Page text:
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How to make the most of an art fair: expert tips from a Fine Art underwriter

How to make the most of an Art Fair – Expert Tips from a Fine Art Underwriter


Whether you are an art enthusiast, a seasoned collector or a professional art dealer, art fairs offer an opportunity to explore new trends, to network and of course, to acquire works of art.

From a business perspective, for the galleries and the artists behind the scenes, fairs are about marketing and capturing new clientele. For the client or collector, fairs are about making connections, looking for inspiration, and adding to (or beginning!) their art collection.

But art fairs have also become a form of entertainment. With the proliferation of art events around the world, many of them relatively inexpensive or free to attend, going to an art fair has become synonymous with a music festival or night out (first the art fair, then dinner.) This makes sense, as art fairs are cultural capital that you as a consumer can get for free. However, there is so much going on at once that it can be overwhelming – if not challenging – to navigate art fairs and make the most of them.

Tips & Tricks

If you are going to an art fair, either to buy or simply learn:

  • Talk to the gallery representatives and art dealers. They’re more than willing to walk you through the objects they brought and share their knowledge. Pick their brain!
  • Network with the other people attending the fairs. There’s a lot to be learned and many places to meet up, from cocktail lounges and VIP areas, to simply strolling around.
  • When attending a fair, find out what else may be scheduled (on offer) at the same time. You could come across some unexpected finds.
  • Explore the hosting city’s local art scene. It’s a great way to escape the chaos, see some great works, and enjoy your surroundings.

Ask before you buy

  • At the end of the day, buying art is a personal choice. But there are several things you may want to inquire about first.

  • What are the past sales of the artist?
  • Where does the gallery or dealer see the value of the artist’s pieces going?
  • Where else has the artist’s pieces sold?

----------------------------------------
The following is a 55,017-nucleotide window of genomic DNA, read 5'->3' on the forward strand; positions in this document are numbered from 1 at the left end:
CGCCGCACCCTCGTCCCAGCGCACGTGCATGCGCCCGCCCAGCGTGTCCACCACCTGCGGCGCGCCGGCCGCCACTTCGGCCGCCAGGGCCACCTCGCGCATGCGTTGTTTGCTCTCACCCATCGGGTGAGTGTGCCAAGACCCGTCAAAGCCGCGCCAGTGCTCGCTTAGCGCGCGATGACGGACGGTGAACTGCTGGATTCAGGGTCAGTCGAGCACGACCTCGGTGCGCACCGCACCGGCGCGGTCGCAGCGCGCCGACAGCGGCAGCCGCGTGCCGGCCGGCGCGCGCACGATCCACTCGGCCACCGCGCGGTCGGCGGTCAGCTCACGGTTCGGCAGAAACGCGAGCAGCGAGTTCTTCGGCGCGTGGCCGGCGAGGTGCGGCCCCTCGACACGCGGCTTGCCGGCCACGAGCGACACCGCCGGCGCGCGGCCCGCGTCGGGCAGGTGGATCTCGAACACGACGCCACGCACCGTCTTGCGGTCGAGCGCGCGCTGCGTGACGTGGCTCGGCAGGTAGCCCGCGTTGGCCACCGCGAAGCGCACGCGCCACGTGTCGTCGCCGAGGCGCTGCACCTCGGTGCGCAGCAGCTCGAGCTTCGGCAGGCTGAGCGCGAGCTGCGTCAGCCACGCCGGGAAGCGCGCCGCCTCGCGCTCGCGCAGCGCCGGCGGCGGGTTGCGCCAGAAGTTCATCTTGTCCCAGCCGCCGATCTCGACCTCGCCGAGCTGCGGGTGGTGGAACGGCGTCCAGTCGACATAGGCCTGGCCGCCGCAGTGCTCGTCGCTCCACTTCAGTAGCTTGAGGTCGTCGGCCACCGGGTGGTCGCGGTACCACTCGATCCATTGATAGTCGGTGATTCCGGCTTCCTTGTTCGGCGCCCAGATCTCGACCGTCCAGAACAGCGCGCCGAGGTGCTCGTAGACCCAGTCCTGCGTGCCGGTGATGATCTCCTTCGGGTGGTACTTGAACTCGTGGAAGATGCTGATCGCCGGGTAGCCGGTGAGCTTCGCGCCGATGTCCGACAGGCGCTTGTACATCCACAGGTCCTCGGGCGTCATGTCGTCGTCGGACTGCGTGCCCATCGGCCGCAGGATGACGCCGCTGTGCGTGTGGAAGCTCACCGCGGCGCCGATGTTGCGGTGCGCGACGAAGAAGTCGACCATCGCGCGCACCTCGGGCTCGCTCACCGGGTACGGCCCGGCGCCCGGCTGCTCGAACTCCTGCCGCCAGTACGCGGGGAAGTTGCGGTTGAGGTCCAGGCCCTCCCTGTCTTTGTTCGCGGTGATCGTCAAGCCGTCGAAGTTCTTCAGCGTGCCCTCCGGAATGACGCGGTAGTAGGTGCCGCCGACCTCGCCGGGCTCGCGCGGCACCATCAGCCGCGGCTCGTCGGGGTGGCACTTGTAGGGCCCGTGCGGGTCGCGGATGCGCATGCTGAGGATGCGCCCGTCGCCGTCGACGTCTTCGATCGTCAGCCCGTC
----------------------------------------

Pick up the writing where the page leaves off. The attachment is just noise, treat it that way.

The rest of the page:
• Will the piece withstand the test of time, literally; does it have an inherent defect? This is particularly important when considering contemporary pieces made with unusual techniques and materials. Will it stay as is, change or break down?
  • Who is the artist?  Are they living or deceased? 
  • What is the reputation of the artist’s studio for repairs or restoration?
  • Am I willing to live with it? Don’t buy with the sole interest of investing. Trying to prospect can be tricky business, especially with newer artists.




Art fairs offer an opportunity to explore new trends, to network and of course, to acquire works of art."


Getting home

  • From an insurance standpoint, fairs represent a high risk time for galleries, dealers and, of course, clients. Traditionally, the gallery or dealer covers the delivery of the piece to the new owner. But it’s important to know what questions to ask so you understand the details and/or can negotiate conditions to reduce risk, for example:

  • Who’s responsible for the piece at what stage of the transaction – is it yours once it is paid for, when the title is transferred, or when it’s in your possession? 
  • Who’s responsible for packing and shipping – the gallery or a third party fine arts vendor?  Make sure professional fine art packers & shippers are used!
  • Is the appropriate packing or crating (in some cases, customized) being used for the type of piece?  Think about size, fragility, composition, etc…
  • If you’re at an international event, or a fair with international galleries represented, will the piece need to go through US Customs and, if so, what precautions will be made and by who?

Of course, the more pieces you purchase, the amount of risk in transporting them increases considerably!

Bonus pro tip for new collectors: Protecting your investment

Once home, how do you protect your investments?

Being a newcomer to the art scene can be intimidating. Someone starting to collect may not necessarily purchase expensive pieces initially, so they may not think their art is valuable enough to warrant an insurance policy. But there’s no reason to think that. In fact, XL Catlin’s collaboration with  A.J. Gallagher  to develop the   Five for Five  specialized lifestyle insurance  product – combining Fine Art, Jewelry, Wine, Cyber Theft and Identity Fraud coverages onto one policy – provides new collectors with the same coverage, service, and claims handling as someone with a higher collection value.  And they are also protected against exposures they are vulnerable to in their day to day lives.

There is no reason a collector of any size should feel their investment isn’t enough to be insured properly.  Our hope is when their collection grows, so will our partnership with them. The limits can be increased and we can continue to provide them support and peace of mind over the years.


About the author:

Kyle McGrath’s role as an Underwriter for XL Catlin’s Fine Art and Specie practice is a true blend of her professional experience in insurance with her personal love of art, punctuated by her Art History degree from Vanderbilt University.  In the insurance industry, Kyle first found herself in Aviation working as a Lloyd’s broker at JLT Specialty, then as a Professional Liability underwriter at Hiscox, followed by her role as Strategic Analyst for XL Catlin’s North America P&C practice. Kyle has had great exposure to many Specialty lines, but it’s her love of art that now finds her attending events around the world including Art Basel Miami, IFPDA Print Fair, the Armory Show in NY, Expo in Chicago, Art Toronto, to name a few.

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